What Venture Capital Money Means to the eSports World

Look around the eSports world lately, and it’s clear that Venture Capital (VC) money has made its way into the picture. Over the first two quarters of 2015 seed funding has been doled out for several notable companies, including: Dingit, Mobcrush, and AlphaDraft. Late last year an eSports VC firm also launched. While these represent the first wave of VC funds into the eSports landscape, they are focused on monetizing the engaged, captive audience represented by eSports, more than anything else.

I’ve written about the importance of industry and how it can drive needed changes in the past. However, it’s important to understand how the VC world works to grasp the expected effect on eSports. First of all, VC money does NOT validate a business model. In fact, early stage investing is fraught with risk despite the large sums of money involved. In other words, the raising of $x millions does not mean that profits will be realized or that the company will thrive over the long or short-term. Here’s what early stage VC funding does indicate:

  1. Critical mass – industries needn’t be mature but they must have reached (or be very close to reaching) critical mass in terms of general acceptance.
  2. Market validation – there are existing customers/consumers with enough, preferably significant, room for growth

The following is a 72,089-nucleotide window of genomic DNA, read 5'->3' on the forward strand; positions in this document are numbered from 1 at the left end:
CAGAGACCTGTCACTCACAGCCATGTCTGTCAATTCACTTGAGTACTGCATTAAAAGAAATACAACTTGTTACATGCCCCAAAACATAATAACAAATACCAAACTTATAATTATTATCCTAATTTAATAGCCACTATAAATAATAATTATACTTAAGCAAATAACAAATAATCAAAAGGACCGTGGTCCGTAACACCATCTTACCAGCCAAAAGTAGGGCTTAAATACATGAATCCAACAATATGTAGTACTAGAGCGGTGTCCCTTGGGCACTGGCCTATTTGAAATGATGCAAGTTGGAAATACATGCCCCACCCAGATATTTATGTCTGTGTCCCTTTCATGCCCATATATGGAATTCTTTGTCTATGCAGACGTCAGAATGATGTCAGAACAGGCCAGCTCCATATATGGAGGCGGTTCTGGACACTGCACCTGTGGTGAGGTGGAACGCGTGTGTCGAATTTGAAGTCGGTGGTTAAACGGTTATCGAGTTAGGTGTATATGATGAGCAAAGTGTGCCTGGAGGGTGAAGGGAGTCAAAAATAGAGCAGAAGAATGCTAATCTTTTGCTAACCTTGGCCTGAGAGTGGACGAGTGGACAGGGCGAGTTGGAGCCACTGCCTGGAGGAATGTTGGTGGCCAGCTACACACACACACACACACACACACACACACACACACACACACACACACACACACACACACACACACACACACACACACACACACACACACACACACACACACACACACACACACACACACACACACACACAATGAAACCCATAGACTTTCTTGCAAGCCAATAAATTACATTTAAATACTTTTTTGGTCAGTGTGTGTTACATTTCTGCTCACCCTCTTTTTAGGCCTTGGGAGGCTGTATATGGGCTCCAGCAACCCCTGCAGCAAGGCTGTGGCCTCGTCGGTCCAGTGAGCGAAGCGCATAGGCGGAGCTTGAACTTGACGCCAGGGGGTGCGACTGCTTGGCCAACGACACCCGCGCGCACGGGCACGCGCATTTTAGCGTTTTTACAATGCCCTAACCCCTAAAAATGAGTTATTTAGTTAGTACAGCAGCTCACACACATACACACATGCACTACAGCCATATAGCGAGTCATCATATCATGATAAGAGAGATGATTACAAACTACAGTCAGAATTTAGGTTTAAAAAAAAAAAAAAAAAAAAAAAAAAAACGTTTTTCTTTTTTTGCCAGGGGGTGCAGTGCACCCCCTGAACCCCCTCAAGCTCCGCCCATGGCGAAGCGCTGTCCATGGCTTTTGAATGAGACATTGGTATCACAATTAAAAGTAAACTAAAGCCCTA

3. Potential for high ROI – VC funding is not charity or a loan. The expectation is several multiples on the initial investment, ideally 10x – 30x.

It’s important to remember that the funded companies are looking to monetize around the eSports community. As any self-respecting enterprise, they are committed to growing their own bottom line. Given the early stage of these companies, this most likely represents an early exit via acquisition. The VC funds involved, while excited about the opportunity presented by eSports, are more attracted to being first movers into a rapidly growing space. Whether it happens to be eSports or wearable computing or whatever else is irrelevant. At the end of the day, how their business models grow the overall eSports ecosystem is NOT a primacy. Generating a profit is the governing objective.

Meaning the fundamental challenges associated with running eSports organizations will remain, mostly, unchanged by the most recent infusion of VC money. Granted, more ancillary $$$ means more potential sponsorship flow (a great thing). However, since the day-to-day for these organizations are define what we’ve come to know as eSports, it’s still top priority to see significant roadblocks removed. Crucial topics like increased player protections, better profit margins (for the orgs), and media rights, all represent significant hurdles to continued maturation of the space.

With all that said, eSports is an undeniable movement that can’t be written off as fringe anymore. So expect a linear increase in VC eSports-related investment throughout 2015. Regardless of how much $$$ flows from the VC spigot it pays to keep an eye on how many make it into the players, teams and orgs at the heart of the eSports landscape.


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Alex Fletcher finds and recruits top talent in the eSports world – by working with and nurturing the next generation of rising stars. Visit Entiva Group for more info. When he isn’t glued to a screen, he spends time with his wife, their two dogs, and pretends to learn Polish.


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